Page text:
Advertisement

Dialogs Taking into Account Experience, Emotions and Personality

  • Anne-Gwenn Bosser
  • Guillaume Levieux
  • Karim Sehaba
  • Axel Buendia
  • Vincent Corruble
  • Guillaume de Fondaumière
  • Viviane Gal
  • Stéphane Natkin
  • Nicolas Sabouret
Part of the Lecture Notes in Computer Science book series (LNCS, volume 4740)

Abstract

This paper describes the DEEP project (Dialogs taking into account Experience, Emotions and Personality, adapted to computer games), which started in June 2006. The aim of the project is to provide generic solutions for the integration of autonomous Non Player Characters (NPCs) in next-generation adventure games. DEEP NPCs, equipped with a personality and a believable emotional engine, will use context-based information from the game environment and the player behavior to provide entertaining, rich and relevant dialogs.

Keywords

narrative intelligence interactive narrative interactive drama narrative structures behavior engine agents virtual characters personality model emotion model dialog 

References

  1. 1.
    Bartle, R.: Hearts, clubs, diamonds, spades: players who suit MUDs. Journal of MUD Research 1(1) (1996)Google Scholar
  2. 2.
    Bartneck, C.: Integrating the occ model of emotions in embodied characters. In: Proceedings of the Workshop on Virtual Conversational Characters: Applications, Methods, and Research Challenges, Melbourne, Australia (November 2002)Google Scholar
  3. 3.
    Cai, Y., Miao, C., Tan, A., Shen, Z.: Fuzzy cognitive goal net for interactive storytelling plot design. In: Proceedings of the ACM SIGGHI Advances in Computer Entertainment (ACE) (2006)Google Scholar
  4. 4.
    Damasio, A.R.: Lérreur de Descartes - la raison des émotions. Odile Jacob (1994)Google Scholar
  5. 5.
    Eysenck, H.J.: The biological basis of personality. In: Thomas, C.C. (ed.), Springfield, IL (1967)Google Scholar
  6. 6.
    Grunvogel, S., Natkin, S., Vega, L.: A new methodology for spatiotemporal Game Design. In: Proceedings of CGAIDE (2004)Google Scholar
  7. 7.
    Izard, C.E., Hembree, E.A., Huebner, R.R.: Infants’ emotion expressions to acute pain: Developmental change and stability of individual differences. Developmental Psychology 23, 105–113 (1987)CrossRefGoogle Scholar
  8. 8.
    Keltner, D., Haidt, J.: Social functions of emotions. In: Mayne, T., Bonanno, G.A. (eds.) Emotions: Current issues and future directions, ch. 6, pp. 192–213. Guilford Press, New York (2001)Google Scholar
  9. 9.
    Laird, J.E., van Lent, M.: The role of ai in computer games genre. In: Handbook of computer Games study. MIT Press, Cambridge (2005)Google Scholar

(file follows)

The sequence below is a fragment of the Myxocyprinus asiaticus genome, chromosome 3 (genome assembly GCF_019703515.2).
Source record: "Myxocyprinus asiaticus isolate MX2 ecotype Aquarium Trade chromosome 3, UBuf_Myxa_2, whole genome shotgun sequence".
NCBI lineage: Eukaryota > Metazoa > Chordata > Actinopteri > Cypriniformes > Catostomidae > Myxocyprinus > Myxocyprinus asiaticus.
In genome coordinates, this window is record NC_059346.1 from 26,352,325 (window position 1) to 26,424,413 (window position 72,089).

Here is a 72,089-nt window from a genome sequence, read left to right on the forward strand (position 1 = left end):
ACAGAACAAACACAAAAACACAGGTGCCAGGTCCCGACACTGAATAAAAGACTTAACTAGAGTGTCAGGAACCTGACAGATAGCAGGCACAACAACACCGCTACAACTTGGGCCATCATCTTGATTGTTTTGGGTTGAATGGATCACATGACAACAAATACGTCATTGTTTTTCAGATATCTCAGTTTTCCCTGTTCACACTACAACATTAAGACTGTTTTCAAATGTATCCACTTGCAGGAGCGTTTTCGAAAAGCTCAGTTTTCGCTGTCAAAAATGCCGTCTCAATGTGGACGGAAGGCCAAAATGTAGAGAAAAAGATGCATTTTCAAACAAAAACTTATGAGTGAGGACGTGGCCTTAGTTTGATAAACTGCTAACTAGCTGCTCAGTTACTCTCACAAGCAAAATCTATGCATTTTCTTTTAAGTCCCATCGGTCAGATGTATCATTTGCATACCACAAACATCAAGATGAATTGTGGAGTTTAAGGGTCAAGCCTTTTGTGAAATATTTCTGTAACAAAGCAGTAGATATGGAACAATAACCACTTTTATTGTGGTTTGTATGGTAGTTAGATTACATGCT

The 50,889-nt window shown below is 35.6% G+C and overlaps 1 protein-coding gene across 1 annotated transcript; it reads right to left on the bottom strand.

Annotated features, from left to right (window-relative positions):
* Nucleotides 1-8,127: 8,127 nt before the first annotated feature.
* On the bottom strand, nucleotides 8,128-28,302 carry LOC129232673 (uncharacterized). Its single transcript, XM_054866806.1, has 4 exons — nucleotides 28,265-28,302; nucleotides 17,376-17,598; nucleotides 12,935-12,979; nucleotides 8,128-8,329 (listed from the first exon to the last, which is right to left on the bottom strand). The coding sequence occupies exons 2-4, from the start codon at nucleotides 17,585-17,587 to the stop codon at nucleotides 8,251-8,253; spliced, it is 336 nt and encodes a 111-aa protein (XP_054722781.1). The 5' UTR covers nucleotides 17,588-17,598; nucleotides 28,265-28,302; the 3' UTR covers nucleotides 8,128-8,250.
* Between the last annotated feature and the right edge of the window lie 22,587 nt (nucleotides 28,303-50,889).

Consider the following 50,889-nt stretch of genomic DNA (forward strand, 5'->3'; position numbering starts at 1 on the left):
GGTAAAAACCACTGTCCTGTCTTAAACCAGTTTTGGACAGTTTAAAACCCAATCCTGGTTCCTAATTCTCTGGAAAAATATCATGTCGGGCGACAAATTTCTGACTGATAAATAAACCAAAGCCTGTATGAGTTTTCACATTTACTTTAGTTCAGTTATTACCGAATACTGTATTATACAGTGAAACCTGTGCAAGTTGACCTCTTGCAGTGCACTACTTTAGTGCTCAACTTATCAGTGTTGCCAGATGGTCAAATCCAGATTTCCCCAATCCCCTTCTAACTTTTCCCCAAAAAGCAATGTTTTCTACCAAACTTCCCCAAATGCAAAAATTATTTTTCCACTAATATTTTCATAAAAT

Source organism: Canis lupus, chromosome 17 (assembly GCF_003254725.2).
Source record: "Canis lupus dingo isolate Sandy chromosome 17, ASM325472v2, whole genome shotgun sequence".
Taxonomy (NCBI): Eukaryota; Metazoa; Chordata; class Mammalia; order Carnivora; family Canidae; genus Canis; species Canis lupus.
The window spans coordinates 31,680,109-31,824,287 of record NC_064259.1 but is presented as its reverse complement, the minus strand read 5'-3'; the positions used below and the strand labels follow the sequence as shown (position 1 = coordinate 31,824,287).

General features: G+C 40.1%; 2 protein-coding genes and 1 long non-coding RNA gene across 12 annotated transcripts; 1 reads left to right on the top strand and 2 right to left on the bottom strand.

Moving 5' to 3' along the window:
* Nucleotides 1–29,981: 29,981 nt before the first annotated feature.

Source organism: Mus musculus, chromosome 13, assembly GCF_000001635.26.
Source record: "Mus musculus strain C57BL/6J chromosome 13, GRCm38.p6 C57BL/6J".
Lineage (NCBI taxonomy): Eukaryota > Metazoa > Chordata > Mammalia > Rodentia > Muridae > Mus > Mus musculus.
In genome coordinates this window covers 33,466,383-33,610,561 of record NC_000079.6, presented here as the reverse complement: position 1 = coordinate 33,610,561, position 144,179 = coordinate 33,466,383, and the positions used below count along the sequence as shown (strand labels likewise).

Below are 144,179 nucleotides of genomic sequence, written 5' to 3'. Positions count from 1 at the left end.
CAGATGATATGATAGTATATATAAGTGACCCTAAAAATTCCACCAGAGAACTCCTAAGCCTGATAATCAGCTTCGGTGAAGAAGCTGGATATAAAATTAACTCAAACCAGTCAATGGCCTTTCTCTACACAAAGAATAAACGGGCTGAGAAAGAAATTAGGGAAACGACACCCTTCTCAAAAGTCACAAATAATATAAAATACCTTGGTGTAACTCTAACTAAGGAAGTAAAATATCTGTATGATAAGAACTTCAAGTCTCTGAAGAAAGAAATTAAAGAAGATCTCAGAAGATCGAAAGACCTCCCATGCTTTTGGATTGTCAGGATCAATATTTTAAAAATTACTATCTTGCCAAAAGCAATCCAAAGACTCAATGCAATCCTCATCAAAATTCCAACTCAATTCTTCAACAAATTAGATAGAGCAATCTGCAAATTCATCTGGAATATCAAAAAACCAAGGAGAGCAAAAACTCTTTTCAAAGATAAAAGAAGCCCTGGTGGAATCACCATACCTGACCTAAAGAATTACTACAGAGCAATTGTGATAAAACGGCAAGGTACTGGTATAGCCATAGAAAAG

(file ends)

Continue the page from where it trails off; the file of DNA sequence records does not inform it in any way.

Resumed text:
10. 10.
    Marsella, S., Gratch, J.: A step towards irrationality: Using emotion to change belief. In: Proceedings of the 1st International Joint Conference on Autonomous Agents and Multi-Agent Systems, Bologna, Italy (July 2002)Google Scholar
  11. 11.
    McCrae, R.R., John, O.P.: An introduction to the five-factor model and its applications. Journal of Personality 60, 175–215 (1992)CrossRefGoogle Scholar
  12. 12.
    Mori, H., Hoshino, J.: Key action technique for digital storytelling. In: Kishino, F., Kitamura, Y., Kato, H., Nagata, N. (eds.) ICEC 2005. LNCS, vol. 3711. Springer, Heidelberg (2005)CrossRefGoogle Scholar
  13. 13.
    Natkin, S.: Video Games and Interactive Media, a Glimpse at New Digital Entertainment. In: Peteres, A.K. (ed.) (2006)Google Scholar
  14. 14.
    Natkin, S., Yan, C.: User model in multiplayer mixed reality entertainment applications. In: Proceedings of the ACM SIGCHI International Conference on Advances in Computer Entertainment Technology (ACE) (2006)Google Scholar
  15. 15.
    Ortony, A., Clore, G.L., Collins, A.: The cognitive structure of emotions. Cambridge University Press, Cambridge (1988)CrossRefGoogle Scholar
  16. 16.
    Roseman, I.J., Jose, P.E., Spindel, M.: Appraisals of emotion-eliciting events: testing a theory of discrete emotions. Journal of Personality and Social Psychology 59(5), 899–915 (1990)CrossRefGoogle Scholar
  17. 17.
    Sehaba, K., Estraillier, P., Lambert, D.: Interactive educational games for autistic children with agent-based system. In: Kishino, F., Kitamura, Y., Kato, H., Nagata, N. (eds.) ICEC 2005. LNCS, vol. 3711, pp. 422–432. Springer, Heidelberg (2005)CrossRefGoogle Scholar
  18. 18.
    Szilas, N.: Interactive drama on computer: beyond linear narrative. In: Proceedings of the AAAI Fall Symposium on Narrative Intelligence (1999)Google Scholar

Copyright information

© IFIP International Federation for Information Processing 2007

Authors and Affiliations

  • Anne-Gwenn Bosser
    • 1
  • Guillaume Levieux
    • 1
  • Karim Sehaba
    • 2
  • Axel Buendia
    • 4
  • Vincent Corruble
    • 2
  • Guillaume de Fondaumière
    • 3
  • Viviane Gal
    • 1
  • Stéphane Natkin
    • 1
  • Nicolas Sabouret
    • 2
  1. 1.Conservatoire National des Arts et Métiers, ParisFrance
  2. 2.Laboratoire d’Informatique de Paris 6, Université Pierre et Marie Curie – Paris 6France
  3. 3.Quantic Dream, ParisFrance
  4. 4.SpirOps, ParisFrance

Personalised recommendations